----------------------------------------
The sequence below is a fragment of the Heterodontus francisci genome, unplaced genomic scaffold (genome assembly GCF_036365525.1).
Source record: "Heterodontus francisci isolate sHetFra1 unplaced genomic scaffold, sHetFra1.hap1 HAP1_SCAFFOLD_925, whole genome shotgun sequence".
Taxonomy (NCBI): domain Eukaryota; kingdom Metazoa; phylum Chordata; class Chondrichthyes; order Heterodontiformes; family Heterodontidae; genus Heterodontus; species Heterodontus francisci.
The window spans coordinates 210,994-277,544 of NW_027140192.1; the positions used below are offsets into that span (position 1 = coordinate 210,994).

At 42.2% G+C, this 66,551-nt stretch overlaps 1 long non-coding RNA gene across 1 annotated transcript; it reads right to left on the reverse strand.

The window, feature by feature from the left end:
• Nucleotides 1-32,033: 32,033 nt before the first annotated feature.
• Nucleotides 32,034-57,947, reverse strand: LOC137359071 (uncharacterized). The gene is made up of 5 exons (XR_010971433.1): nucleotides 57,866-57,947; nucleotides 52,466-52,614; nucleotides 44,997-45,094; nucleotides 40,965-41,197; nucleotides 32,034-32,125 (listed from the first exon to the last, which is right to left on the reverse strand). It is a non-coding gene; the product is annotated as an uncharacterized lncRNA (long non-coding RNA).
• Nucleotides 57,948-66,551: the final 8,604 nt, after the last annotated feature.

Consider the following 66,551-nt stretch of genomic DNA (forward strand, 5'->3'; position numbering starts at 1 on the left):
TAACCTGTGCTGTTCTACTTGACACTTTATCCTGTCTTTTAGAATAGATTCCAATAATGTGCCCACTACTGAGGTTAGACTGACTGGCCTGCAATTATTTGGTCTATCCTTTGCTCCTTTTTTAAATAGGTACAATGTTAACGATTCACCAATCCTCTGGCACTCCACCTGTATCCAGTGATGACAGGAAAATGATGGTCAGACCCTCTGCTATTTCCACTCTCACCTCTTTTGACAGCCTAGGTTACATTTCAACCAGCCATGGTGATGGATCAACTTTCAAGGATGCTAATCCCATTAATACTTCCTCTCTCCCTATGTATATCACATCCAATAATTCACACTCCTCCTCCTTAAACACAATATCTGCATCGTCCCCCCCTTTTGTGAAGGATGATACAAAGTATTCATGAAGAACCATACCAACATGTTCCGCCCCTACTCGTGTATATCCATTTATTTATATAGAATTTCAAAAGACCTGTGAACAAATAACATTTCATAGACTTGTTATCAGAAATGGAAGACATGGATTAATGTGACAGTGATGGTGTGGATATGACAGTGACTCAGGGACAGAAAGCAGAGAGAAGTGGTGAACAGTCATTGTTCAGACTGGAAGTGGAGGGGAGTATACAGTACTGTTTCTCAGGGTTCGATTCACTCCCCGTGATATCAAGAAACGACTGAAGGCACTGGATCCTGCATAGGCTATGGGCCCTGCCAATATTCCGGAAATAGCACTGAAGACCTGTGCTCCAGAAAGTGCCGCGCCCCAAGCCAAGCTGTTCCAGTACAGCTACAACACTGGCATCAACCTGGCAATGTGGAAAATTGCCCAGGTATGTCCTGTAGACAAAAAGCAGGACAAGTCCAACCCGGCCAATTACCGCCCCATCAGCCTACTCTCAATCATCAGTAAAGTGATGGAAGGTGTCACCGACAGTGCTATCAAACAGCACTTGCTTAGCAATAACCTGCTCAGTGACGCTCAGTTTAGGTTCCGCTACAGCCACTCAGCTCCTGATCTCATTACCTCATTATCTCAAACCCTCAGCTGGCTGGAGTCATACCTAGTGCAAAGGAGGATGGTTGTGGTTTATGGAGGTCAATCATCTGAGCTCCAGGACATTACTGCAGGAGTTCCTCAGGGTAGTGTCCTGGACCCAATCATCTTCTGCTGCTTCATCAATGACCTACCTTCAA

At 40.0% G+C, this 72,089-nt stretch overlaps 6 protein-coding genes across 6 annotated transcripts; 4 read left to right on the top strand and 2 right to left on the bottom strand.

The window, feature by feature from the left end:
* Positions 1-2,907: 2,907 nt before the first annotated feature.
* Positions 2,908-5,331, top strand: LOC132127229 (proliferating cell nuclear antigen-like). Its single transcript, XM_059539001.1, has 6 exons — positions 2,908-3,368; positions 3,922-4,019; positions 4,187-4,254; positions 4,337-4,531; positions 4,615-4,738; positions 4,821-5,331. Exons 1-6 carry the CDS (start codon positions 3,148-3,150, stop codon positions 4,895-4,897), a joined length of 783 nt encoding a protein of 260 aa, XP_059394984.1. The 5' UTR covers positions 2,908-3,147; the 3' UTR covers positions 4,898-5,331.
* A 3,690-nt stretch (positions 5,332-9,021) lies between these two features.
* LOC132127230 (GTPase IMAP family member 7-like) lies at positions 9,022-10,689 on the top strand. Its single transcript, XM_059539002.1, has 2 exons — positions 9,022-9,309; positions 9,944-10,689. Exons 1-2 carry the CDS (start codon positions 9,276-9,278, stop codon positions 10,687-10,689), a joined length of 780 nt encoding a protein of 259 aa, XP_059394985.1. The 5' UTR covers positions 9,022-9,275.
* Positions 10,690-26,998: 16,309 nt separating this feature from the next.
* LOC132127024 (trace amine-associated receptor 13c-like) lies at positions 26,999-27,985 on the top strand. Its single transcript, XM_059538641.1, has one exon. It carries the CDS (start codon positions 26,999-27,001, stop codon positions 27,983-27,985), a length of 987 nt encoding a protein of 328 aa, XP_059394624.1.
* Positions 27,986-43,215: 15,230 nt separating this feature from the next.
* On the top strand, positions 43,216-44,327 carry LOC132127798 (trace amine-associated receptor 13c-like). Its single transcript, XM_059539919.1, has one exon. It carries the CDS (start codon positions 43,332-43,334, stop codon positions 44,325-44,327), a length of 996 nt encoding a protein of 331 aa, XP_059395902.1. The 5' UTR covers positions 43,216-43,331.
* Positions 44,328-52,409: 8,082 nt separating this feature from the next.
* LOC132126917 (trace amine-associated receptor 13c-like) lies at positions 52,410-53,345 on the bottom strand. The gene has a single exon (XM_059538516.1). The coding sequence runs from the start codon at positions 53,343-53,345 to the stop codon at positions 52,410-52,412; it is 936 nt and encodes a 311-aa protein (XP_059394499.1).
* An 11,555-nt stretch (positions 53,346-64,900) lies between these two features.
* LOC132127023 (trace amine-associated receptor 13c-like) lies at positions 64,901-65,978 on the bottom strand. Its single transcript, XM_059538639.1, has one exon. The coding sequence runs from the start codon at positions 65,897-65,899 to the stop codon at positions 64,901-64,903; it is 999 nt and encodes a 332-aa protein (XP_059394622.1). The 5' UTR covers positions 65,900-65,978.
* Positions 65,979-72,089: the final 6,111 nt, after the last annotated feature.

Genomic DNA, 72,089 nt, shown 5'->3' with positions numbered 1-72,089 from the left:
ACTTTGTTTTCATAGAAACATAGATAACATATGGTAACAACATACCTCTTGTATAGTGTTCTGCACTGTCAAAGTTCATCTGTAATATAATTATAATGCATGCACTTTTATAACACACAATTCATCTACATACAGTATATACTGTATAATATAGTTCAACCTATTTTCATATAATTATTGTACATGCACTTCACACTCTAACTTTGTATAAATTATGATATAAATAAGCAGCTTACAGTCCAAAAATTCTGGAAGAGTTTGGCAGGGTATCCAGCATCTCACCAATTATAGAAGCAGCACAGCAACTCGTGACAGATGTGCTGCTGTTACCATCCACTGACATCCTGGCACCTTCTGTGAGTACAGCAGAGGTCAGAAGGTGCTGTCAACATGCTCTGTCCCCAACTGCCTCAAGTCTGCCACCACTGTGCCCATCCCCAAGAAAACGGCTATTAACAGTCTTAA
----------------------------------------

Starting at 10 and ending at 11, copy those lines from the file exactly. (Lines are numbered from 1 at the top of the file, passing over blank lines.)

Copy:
Consider the following 66,551-nt stretch of genomic DNA (forward strand, 5'->3'; position numbering starts at 1 on the left):
TAACCTGTGCTGTTCTACTTGACACTTTATCCTGTCTTTTAGAATAGATTCCAATAATGTGCCCACTACTGAGGTTAGACTGACTGGCCTGCAATTATTTGGTCTATCCTTTGCTCCTTTTTTAAATAGGTACAATGTTAACGATTCACCAATCCTCTGGCACTCCACCTGTATCCAGTGATGACAGGAAAATGATGGTCAGACCCTCTGCTATTTCCACTCTCACCTCTTTTGACAGCCTAGGTTACATTTCAACCAGCCATGGTGATGGATCAACTTTCAAGGATGCTAATCCCATTAATACTTCCTCTCTCCCTATGTATATCACATCCAATAATTCACACTCCTCCTCCTTAAACACAATATCTGCATCGTCCCCCCCTTTTGTGAAGGATGATACAAAGTATTCATGAAGAACCATACCAACATGTTCCGCCCCTACTCGTGTATATCCATTTATTTATATAGAATTTCAAAAGACCTGTGAACAAATAACATTTCATAGACTTGTTATCAGAAATGGAAGACATGGATTAATGTGACAGTGATGGTGTGGATATGACAGTGACTCAGGGACAGAAAGCAGAGAGAAGTGGTGAACAGTCATTGTTCAGACTGGAAGTGGAGGGGAGTATACAGTACTGTTTCTCAGGGTTCGATTCACTCCCCGTGATATCAAGAAACGACTGAAGGCACTGGATCCTGCATAGGCTATGGGCCCTGCCAATATTCCGGAAATAGCACTGAAGACCTGTGCTCCAGAAAGTGCCGCGCCCCAAGCCAAGCTGTTCCAGTACAGCTACAACACTGGCATCAACCTGGCAATGTGGAAAATTGCCCAGGTATGTCCTGTAGACAAAAAGCAGGACAAGTCCAACCCGGCCAATTACCGCCCCATCAGCCTACTCTCAATCATCAGTAAAGTGATGGAAGGTGTCACCGACAGTGCTATCAAACAGCACTTGCTTAGCAATAACCTGCTCAGTGACGCTCAGTTTAGGTTCCGCTACAGCCACTCAGCTCCTGATCTCATTACCTCATTATCTCAAACCCTCAGCTGGCTGGAGTCATACCTAGTGCAAAGGAGGATGGTTGTGGTTTATGGAGGTCAATCATCTGAGCTCCAGGACATTACTGCAGGAGTTCCTCAGGGTAGTGTCCTGGACCCAATCATCTTCTGCTGCTTCATCAATGACCTACCTTCAA